In a July 8 order in the matter of Convolve, Inc. v. Dell, Inc. et al., United States Magistrate Judge Charles Everingham IV of the Eastern District of Texas declined to limit the use of a “25% apportionment factor” for the purposes of determining a reasonable royalty in a patent infringement litigation. Judge Everingham’s ruling is sure to get wide-spread attention from licensing practitioners and damages experts, particularly in light of the fact that earlier this year, the Federal Circuit found in Uniloc USA, Inc. v. Microsoft Corp. that the 25% rule of thumb is “a fundamentally flawed tool for determining a baseline royalty rate in a hypothetical negotiation.” Of course, proponents of the 25% rule of thumb had historically posited that a reasonable royalty rate for an infringed patent could be derived by apportioning the profitability of an alleged infringing product by 25%. In Uniloc, the Federal Circuit indicated that the 25% rule of thumb was “an arbitrary, general rule, unrelated to the facts of the case” and that the rule of thumb “does not say anything about a particular hypothetical negotiation or reasonable royalty involving any particular technology, industry, or party.”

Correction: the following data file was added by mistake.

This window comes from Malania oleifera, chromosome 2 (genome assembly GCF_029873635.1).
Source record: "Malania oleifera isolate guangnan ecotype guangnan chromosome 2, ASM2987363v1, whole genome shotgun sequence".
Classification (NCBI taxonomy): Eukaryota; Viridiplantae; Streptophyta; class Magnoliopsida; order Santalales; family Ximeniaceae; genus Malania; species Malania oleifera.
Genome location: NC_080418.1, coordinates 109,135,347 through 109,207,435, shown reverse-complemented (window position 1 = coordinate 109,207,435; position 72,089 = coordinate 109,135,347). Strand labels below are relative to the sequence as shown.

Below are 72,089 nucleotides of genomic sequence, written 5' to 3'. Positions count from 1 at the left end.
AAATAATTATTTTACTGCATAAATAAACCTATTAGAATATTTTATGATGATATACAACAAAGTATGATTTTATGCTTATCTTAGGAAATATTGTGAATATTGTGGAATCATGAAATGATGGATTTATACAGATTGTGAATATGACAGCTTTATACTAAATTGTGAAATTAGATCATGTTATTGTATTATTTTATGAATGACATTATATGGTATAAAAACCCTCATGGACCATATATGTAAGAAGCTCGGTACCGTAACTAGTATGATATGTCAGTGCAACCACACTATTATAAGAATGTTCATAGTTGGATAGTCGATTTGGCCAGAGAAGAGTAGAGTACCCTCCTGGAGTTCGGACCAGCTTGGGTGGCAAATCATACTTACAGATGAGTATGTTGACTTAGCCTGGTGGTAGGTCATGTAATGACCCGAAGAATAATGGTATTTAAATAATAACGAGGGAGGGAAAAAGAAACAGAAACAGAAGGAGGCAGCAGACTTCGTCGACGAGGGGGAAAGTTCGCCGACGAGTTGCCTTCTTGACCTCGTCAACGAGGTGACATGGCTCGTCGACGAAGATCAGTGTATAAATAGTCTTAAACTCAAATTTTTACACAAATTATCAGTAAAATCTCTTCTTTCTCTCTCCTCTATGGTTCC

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Seminar Date:
July 19, 2011
Convolve, Inc. v. Dell, Inc. et al. Profit Apportionment Post Uniloc
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